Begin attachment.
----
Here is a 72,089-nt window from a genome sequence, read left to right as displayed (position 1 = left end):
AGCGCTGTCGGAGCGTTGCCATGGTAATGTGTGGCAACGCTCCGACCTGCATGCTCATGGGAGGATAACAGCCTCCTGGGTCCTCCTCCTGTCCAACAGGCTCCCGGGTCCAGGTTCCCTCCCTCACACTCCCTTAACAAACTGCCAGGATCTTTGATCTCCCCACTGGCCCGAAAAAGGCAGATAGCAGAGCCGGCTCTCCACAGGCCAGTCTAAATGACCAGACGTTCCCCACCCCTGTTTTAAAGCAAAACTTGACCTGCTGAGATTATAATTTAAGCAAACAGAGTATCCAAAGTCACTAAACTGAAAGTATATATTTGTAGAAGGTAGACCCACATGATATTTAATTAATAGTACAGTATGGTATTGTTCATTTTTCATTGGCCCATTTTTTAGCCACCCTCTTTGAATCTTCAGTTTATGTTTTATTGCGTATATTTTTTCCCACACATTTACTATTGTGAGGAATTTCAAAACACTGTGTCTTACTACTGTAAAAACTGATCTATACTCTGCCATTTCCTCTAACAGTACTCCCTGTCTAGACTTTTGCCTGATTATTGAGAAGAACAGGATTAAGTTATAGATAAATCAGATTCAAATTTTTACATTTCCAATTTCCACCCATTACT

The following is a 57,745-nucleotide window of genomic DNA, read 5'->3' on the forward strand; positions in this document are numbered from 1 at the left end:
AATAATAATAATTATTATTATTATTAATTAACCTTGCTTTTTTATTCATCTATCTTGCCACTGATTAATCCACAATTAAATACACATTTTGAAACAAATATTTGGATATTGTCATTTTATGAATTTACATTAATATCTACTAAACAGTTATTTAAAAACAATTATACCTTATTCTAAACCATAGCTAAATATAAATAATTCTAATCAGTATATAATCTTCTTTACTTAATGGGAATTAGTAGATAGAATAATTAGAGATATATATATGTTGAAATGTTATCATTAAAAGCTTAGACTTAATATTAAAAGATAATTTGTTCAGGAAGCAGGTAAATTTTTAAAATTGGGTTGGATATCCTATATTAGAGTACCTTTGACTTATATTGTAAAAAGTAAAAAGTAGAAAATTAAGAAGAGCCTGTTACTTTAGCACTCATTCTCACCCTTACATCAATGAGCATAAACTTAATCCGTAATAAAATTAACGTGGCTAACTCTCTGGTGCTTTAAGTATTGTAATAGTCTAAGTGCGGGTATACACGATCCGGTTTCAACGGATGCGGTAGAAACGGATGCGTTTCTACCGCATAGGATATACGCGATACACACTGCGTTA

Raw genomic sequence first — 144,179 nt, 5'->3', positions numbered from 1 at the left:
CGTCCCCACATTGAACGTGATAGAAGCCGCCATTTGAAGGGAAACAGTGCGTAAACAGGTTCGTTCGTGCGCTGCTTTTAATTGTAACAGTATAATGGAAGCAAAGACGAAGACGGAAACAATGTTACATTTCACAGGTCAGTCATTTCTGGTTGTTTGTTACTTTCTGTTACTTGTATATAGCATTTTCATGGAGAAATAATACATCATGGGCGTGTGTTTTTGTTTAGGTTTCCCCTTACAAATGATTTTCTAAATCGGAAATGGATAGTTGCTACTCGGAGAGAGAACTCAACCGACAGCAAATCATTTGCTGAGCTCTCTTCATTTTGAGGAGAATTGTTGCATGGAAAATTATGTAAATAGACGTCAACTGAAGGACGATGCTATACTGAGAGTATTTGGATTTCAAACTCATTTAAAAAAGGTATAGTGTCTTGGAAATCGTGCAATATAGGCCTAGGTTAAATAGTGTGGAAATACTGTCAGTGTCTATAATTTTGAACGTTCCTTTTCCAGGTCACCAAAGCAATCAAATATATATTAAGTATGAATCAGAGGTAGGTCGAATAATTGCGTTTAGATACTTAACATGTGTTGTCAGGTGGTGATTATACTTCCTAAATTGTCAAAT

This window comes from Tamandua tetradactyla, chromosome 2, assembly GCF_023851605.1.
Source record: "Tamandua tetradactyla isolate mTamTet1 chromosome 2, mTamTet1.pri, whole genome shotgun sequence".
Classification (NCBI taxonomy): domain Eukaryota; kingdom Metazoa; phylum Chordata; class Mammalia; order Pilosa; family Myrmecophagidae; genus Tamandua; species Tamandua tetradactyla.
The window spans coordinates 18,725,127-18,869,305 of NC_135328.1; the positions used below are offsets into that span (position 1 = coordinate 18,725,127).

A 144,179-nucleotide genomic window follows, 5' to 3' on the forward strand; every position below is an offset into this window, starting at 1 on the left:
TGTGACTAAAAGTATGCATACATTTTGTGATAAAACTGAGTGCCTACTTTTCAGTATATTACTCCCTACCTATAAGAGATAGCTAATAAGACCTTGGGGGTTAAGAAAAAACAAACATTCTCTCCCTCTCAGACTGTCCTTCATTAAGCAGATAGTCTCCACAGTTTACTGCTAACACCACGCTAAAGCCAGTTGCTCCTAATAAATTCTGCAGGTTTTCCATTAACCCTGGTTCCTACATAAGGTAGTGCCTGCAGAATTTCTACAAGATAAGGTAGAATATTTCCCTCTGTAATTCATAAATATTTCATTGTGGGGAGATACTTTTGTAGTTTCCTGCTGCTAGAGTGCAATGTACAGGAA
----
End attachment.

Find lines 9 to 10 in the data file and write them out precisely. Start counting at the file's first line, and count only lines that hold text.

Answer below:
Classification (NCBI taxonomy): domain Eukaryota; kingdom Metazoa; phylum Chordata; class Mammalia; order Pilosa; family Myrmecophagidae; genus Tamandua; species Tamandua tetradactyla.
The window spans coordinates 18,725,127-18,869,305 of NC_135328.1; the positions used below are offsets into that span (position 1 = coordinate 18,725,127).